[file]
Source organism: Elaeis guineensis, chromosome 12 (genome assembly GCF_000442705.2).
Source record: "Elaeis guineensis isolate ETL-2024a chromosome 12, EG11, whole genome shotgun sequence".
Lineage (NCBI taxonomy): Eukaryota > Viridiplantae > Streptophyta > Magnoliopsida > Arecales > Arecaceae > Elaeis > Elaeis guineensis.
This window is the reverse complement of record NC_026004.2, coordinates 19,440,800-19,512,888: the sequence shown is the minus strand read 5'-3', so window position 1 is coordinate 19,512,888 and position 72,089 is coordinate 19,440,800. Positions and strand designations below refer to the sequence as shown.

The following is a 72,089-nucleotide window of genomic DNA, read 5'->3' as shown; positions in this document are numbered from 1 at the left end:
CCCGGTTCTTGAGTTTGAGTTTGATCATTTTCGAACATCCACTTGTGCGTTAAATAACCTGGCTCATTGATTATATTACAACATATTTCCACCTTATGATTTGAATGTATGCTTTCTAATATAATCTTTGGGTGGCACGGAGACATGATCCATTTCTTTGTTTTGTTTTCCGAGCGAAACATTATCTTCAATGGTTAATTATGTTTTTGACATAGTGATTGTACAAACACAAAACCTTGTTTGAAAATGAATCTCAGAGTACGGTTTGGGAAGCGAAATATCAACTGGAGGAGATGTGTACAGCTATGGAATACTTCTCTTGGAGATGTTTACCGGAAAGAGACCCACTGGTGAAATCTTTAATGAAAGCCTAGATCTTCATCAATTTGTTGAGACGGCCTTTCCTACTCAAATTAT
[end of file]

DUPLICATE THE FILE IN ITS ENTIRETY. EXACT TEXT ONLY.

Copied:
Source organism: Elaeis guineensis, chromosome 12 (genome assembly GCF_000442705.2).
Source record: "Elaeis guineensis isolate ETL-2024a chromosome 12, EG11, whole genome shotgun sequence".
Lineage (NCBI taxonomy): Eukaryota > Viridiplantae > Streptophyta > Magnoliopsida > Arecales > Arecaceae > Elaeis > Elaeis guineensis.
This window is the reverse complement of record NC_026004.2, coordinates 19,440,800-19,512,888: the sequence shown is the minus strand read 5'-3', so window position 1 is coordinate 19,512,888 and position 72,089 is coordinate 19,440,800. Positions and strand designations below refer to the sequence as shown.

The following is a 72,089-nucleotide window of genomic DNA, read 5'->3' as shown; positions in this document are numbered from 1 at the left end:
CCCGGTTCTTGAGTTTGAGTTTGATCATTTTCGAACATCCACTTGTGCGTTAAATAACCTGGCTCATTGATTATATTACAACATATTTCCACCTTATGATTTGAATGTATGCTTTCTAATATAATCTTTGGGTGGCACGGAGACATGATCCATTTCTTTGTTTTGTTTTCCGAGCGAAACATTATCTTCAATGGTTAATTATGTTTTTGACATAGTGATTGTACAAACACAAAACCTTGTTTGAAAATGAATCTCAGAGTACGGTTTGGGAAGCGAAATATCAACTGGAGGAGATGTGTACAGCTATGGAATACTTCTCTTGGAGATGTTTACCGGAAAGAGACCCACTGGTGAAATCTTTAATGAAAGCCTAGATCTTCATCAATTTGTTGAGACGGCCTTTCCTACTCAAATTAT